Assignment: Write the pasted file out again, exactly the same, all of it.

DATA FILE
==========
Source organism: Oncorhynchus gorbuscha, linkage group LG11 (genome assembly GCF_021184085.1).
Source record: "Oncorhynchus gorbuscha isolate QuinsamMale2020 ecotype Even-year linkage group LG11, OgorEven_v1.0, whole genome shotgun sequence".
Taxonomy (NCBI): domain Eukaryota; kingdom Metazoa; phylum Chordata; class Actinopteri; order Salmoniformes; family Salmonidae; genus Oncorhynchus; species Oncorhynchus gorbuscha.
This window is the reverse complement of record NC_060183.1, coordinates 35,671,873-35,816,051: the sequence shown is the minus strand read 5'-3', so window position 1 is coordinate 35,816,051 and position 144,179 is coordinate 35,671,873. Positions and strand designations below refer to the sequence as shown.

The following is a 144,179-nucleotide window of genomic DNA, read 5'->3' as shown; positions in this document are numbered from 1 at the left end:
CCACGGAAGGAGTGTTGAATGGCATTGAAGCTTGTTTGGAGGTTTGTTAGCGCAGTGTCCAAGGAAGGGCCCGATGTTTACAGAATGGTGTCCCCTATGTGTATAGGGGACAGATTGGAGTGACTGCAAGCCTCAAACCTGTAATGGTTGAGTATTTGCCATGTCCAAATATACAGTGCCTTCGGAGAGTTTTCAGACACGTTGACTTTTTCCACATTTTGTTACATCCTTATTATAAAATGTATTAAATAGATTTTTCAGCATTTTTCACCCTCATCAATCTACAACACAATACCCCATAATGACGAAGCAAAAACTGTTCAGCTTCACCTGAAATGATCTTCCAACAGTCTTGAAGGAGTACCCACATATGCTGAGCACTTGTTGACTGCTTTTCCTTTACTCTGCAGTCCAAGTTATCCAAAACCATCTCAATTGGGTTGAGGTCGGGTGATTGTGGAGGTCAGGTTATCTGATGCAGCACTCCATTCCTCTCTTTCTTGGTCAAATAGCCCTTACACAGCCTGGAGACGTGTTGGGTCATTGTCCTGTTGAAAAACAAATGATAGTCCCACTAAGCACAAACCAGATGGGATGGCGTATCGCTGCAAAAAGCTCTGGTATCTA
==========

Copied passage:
Source organism: Oncorhynchus gorbuscha, linkage group LG11 (genome assembly GCF_021184085.1).
Source record: "Oncorhynchus gorbuscha isolate QuinsamMale2020 ecotype Even-year linkage group LG11, OgorEven_v1.0, whole genome shotgun sequence".
Taxonomy (NCBI): domain Eukaryota; kingdom Metazoa; phylum Chordata; class Actinopteri; order Salmoniformes; family Salmonidae; genus Oncorhynchus; species Oncorhynchus gorbuscha.
This window is the reverse complement of record NC_060183.1, coordinates 35,671,873-35,816,051: the sequence shown is the minus strand read 5'-3', so window position 1 is coordinate 35,816,051 and position 144,179 is coordinate 35,671,873. Positions and strand designations below refer to the sequence as shown.

The following is a 144,179-nucleotide window of genomic DNA, read 5'->3' as shown; positions in this document are numbered from 1 at the left end:
CCACGGAAGGAGTGTTGAATGGCATTGAAGCTTGTTTGGAGGTTTGTTAGCGCAGTGTCCAAGGAAGGGCCCGATGTTTACAGAATGGTGTCCCCTATGTGTATAGGGGACAGATTGGAGTGACTGCAAGCCTCAAACCTGTAATGGTTGAGTATTTGCCATGTCCAAATATACAGTGCCTTCGGAGAGTTTTCAGACACGTTGACTTTTTCCACATTTTGTTACATCCTTATTATAAAATGTATTAAATAGATTTTTCAGCATTTTTCACCCTCATCAATCTACAACACAATACCCCATAATGACGAAGCAAAAACTGTTCAGCTTCACCTGAAATGATCTTCCAACAGTCTTGAAGGAGTACCCACATATGCTGAGCACTTGTTGACTGCTTTTCCTTTACTCTGCAGTCCAAGTTATCCAAAACCATCTCAATTGGGTTGAGGTCGGGTGATTGTGGAGGTCAGGTTATCTGATGCAGCACTCCATTCCTCTCTTTCTTGGTCAAATAGCCCTTACACAGCCTGGAGACGTGTTGGGTCATTGTCCTGTTGAAAAACAAATGATAGTCCCACTAAGCACAAACCAGATGGGATGGCGTATCGCTGCAAAAAGCTCTGGTATCTA